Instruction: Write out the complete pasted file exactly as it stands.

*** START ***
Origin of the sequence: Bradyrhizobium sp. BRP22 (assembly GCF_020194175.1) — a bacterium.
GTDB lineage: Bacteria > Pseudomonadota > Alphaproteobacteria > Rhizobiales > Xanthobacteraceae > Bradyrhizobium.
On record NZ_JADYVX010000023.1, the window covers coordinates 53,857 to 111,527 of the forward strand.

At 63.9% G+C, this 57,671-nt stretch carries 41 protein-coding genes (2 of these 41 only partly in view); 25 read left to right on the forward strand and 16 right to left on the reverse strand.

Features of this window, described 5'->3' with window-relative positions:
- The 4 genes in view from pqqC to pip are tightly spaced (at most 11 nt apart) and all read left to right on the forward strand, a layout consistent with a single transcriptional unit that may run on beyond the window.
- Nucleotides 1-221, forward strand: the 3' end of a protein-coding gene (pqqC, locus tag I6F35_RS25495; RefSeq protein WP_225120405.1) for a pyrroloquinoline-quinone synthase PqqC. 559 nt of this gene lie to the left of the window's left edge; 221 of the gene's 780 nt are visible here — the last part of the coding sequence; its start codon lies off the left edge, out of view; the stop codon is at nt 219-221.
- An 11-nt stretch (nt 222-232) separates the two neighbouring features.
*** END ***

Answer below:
Origin of the sequence: Bradyrhizobium sp. BRP22 (assembly GCF_020194175.1) — a bacterium.
GTDB lineage: Bacteria > Pseudomonadota > Alphaproteobacteria > Rhizobiales > Xanthobacteraceae > Bradyrhizobium.
On record NZ_JADYVX010000023.1, the window covers coordinates 53,857 to 111,527 of the forward strand.

At 63.9% G+C, this 57,671-nt stretch carries 41 protein-coding genes (2 of these 41 only partly in view); 25 read left to right on the forward strand and 16 right to left on the reverse strand.

Features of this window, described 5'->3' with window-relative positions:
- The 4 genes in view from pqqC to pip are tightly spaced (at most 11 nt apart) and all read left to right on the forward strand, a layout consistent with a single transcriptional unit that may run on beyond the window.
- Nucleotides 1-221, forward strand: the 3' end of a protein-coding gene (pqqC, locus tag I6F35_RS25495; RefSeq protein WP_225120405.1) for a pyrroloquinoline-quinone synthase PqqC. 559 nt of this gene lie to the left of the window's left edge; 221 of the gene's 780 nt are visible here — the last part of the coding sequence; its start codon lies off the left edge, out of view; the stop codon is at nt 219-221.
- An 11-nt stretch (nt 222-232) separates the two neighbouring features.